Smith says that some traditional apologetics might fall prey to Lyotard’s critique, however truth as can be embodied in narrative or myth is not suspect because “all knowledge is rooted in some narrative or myth.” Smith affirms the role of narrative and storytelling to the heritage of our faith and supports its ability to characterize truth. Citing the fact that it activates imagination and considers the whole person actually makes narrative an important way to talk about truth.
Next in Smith’s survey comes Foucault and the claim that “power is knowledge.” Here Smith seems to wander a bit in order to try and capture the essence of Foucault, finally concluding “Foucault is absolutely right in his analysis of the way in which mechanisms of discipline serve to form individuals, but he is wrong to cast all such discipline and formation in a negative light.” This is the only section of the book which seemed to need some tightening, but he finally comes around to the place where he affirms the idea that power can be bad, but that within the Christian narrative we find the call to be subject to one another. The end of humanity is, after all, to become fully human. Thus any power games which seek to reduce us to economic, sexual, or violent creatures must be exposed as subversive uses of power. He ends up espousing the positive dimension of discipline which can be employed to counteract the negative uses of power and discipline which society or culture might use to form human persons illegitimately.
This is a brilliantly composed defense of these French fathers of postmodern thought. The use of movies as narrative/metaphor for each discussion is incredibly helpful in terms of creating space to interact with his ideas. His structure, uniform through each of the three main sections, was really helpful in terms of the readers ability to sort of get in a rhythm with him and helped to sort of “format the disc” before we try to download data. I’m grateful for his ability to clarify what he considers to be the difference between the common misunderstandings of Derrida, Lyotard and Foucault, and what they were really trying to communicate. This book has been quite helpful in terms of becoming more fluent in the substance and influence of French linguistics and philosophy as it pertains to postmodernity and the church.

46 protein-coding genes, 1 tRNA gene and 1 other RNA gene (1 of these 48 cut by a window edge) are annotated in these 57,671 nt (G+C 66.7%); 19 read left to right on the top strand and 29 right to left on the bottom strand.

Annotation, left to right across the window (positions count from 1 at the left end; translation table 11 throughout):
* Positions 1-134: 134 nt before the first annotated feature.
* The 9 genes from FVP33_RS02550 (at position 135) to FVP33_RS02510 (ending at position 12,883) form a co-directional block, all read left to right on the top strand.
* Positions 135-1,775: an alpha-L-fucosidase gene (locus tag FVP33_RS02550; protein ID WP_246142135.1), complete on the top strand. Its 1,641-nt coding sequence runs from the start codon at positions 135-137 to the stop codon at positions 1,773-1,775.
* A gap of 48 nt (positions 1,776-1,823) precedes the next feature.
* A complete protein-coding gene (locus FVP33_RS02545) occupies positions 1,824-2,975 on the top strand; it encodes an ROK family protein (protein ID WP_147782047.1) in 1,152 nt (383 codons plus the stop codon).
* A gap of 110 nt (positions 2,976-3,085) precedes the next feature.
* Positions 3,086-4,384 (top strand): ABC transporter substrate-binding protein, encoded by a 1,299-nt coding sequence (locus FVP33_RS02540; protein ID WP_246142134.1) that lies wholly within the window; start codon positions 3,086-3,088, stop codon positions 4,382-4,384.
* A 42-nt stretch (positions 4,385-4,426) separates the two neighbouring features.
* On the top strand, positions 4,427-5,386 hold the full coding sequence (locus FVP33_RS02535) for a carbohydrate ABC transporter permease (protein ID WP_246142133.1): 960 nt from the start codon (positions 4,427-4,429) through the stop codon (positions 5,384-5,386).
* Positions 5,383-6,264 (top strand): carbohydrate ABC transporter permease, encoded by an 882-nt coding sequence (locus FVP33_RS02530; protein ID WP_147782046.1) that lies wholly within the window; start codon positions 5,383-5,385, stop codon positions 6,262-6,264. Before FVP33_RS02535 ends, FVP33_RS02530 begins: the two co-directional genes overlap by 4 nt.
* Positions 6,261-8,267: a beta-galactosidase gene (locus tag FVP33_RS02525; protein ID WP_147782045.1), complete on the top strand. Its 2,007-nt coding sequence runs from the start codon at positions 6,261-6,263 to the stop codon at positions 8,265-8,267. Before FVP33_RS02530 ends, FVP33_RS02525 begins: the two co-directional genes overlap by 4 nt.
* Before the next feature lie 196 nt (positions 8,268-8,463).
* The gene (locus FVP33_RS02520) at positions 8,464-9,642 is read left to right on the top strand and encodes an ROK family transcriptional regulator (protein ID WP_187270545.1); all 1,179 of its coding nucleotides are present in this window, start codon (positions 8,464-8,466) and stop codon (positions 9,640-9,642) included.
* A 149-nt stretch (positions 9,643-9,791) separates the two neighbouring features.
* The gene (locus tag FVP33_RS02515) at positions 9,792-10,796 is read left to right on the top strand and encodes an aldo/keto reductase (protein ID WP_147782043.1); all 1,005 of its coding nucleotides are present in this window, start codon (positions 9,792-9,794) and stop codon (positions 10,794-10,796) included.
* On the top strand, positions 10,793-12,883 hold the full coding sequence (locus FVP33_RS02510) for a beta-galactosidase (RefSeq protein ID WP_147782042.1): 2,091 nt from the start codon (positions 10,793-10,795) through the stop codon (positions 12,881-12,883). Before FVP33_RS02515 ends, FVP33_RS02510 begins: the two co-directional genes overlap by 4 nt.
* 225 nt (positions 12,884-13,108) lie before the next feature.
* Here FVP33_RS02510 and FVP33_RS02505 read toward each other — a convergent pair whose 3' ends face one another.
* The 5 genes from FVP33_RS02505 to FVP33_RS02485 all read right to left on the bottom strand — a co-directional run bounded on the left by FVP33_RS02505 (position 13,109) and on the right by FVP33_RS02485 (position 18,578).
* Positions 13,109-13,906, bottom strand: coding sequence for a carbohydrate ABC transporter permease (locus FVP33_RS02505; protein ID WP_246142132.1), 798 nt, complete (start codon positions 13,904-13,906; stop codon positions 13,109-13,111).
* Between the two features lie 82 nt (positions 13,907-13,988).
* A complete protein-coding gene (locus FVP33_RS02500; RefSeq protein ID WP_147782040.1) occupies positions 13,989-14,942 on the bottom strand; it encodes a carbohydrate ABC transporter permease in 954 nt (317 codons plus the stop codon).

My only negative critique concerns his foray into Radical Orthodoxy. As clear as Smith was with his exposition of the thought of the three Frenchman, he seems equally unclear about what Radical Orthodoxy is and how it might relate to the philosophers and the postmodern church. It seems like this recommendation was crammed into a work which didn’t really require that label. He has written another book called Introducing Radical Orthodoxy, which I hope to read soon. My ignorance about the whole arena of Radical Orthodoxy could have been the real problem, though that remains my critique.
All in all, James K.A. Smith’s book is well worth the read and I’ve already begun to recommend him to discussion partners. This book is a welcome antidote to one of the fundamental misunderstandings of emerging churches and ministries today: most people have not even bothered to try to grasp Derrida, Lyotard and Foucault. I’m by no means an expert on any of these philosphers and linguistic theorists, but I believe that anyone who wishes to critique postmodern ministries needs to do their homework first. This book can be extremely helpful in this regard.
 James K.A. Smith. Who’s Afraid of Postmodernism?: Taking Derrida, Lyotard and Foucault to the Church, Grand Rapids: Baker Academic, 2006. p. 22.
 Ibid. p. 33.
 Ibid. p. 38.
 Ibid. p. 35.
 Ibid. p. 42.
 Ibid. p. 48.
 Ibid. p. 55.
 Ibid. p. 64.
 Ibid. p. 65.
 Ibid. p. 69.
 Ibid. p. 75.
 Ibid. p. 99.
 Ibid. p. 102.
 Ibid. p. 116.
 Ibid. p. 119.
 Ibid. p. 127-133.
 Ibid. p. 136-142.